Ramaphosa vs Mkhwebane 'sideshow' overshadowing SA's lack of policy direction, social justice summit hears

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Panellists at the social justice summit held in Stellenbosch on Thursday.
Panellists at the social justice summit held in Stellenbosch on Thursday.
Kamva Somdyala, News24

South Africa is in a political and economic stalemate underpinned by uncertainty over which direction the country will take, says ANC veteran and anti-apartheid activist Ben Turok.

Turok was one of several panellists attending a social justice summit in Stellenbosch on Thursday where they agreed that there seems to be a "stalemate" in so far as the direction the country is taking - both politically and economically.

Turok was joined on stage by former president FW de Klerk, Business Leadership South Africa CEO Busisiwe Mavuso, JSE CEO Nicky Newton-King and former statistician-general Dr Pali Lehohla, among others.

The summit "aims to unpack the nature of social justice in South Africa, its various dimensions, the pathways available to address social injustice and to leverage opportunities presented by the Sustainable Development Goals, National Development Plan and Constitution".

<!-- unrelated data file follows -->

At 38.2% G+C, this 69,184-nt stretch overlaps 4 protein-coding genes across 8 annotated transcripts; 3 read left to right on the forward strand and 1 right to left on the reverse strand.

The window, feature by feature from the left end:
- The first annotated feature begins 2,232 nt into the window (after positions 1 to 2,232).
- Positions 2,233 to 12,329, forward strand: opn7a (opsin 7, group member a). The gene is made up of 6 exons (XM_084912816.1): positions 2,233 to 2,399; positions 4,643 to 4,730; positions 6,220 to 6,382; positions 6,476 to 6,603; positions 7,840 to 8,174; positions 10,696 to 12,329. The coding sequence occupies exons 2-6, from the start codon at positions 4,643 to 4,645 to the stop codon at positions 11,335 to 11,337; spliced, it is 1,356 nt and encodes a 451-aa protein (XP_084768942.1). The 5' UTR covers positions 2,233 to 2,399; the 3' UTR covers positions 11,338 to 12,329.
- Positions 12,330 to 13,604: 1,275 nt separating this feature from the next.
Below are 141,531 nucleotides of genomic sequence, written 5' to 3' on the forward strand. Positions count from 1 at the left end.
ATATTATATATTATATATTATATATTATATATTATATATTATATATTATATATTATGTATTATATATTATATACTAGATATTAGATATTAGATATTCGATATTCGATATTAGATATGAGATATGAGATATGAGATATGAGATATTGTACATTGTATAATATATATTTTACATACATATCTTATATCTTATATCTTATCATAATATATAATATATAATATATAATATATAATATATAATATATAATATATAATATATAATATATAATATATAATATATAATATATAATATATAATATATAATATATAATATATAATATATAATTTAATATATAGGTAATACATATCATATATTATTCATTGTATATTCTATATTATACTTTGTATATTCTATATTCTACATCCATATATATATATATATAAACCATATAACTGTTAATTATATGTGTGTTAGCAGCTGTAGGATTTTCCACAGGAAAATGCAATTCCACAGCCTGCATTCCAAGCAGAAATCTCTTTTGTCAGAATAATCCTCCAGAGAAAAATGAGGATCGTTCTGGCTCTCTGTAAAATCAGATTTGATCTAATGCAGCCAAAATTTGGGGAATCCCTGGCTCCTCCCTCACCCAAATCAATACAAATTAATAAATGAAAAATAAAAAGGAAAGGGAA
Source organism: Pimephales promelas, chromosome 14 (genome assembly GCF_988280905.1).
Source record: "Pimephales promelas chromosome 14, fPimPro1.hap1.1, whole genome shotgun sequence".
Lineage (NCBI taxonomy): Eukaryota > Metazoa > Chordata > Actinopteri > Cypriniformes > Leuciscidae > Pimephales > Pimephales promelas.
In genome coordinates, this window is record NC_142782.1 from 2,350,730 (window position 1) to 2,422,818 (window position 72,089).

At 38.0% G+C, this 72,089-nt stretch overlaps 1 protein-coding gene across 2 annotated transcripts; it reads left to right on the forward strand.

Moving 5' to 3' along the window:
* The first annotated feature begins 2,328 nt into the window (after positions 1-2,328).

Said Turok: "The country is in a stalemate both politically and economically in that we do not know which direction the country is taking."

He added the social justice plan, which will be adopted at the end of the summit, would not work in the current climate of uncertainty the country found itself in.

His assertion was backed by Mavuso who said there were "sideshows" that people were engaging in - referring to the stand-off between Public Protector Busisiwe Mkhwebane and President Cyril Ramaphosa - while there was a crisis in policy direction.

'Self-mutilation'

"We don't have to like the policy, we just need to know what it is," Mavuso told the audience. 

"Once we know what the direction is, we can know what we need to work on to achieve economic growth.

"The window of opportunity for South Africa is closing for investment," Mavuso added.

She said the emergence of other African countries meant South Africa was no longer the investment destination it once was.

There is "self-mutilation" happening, added Mavuso.

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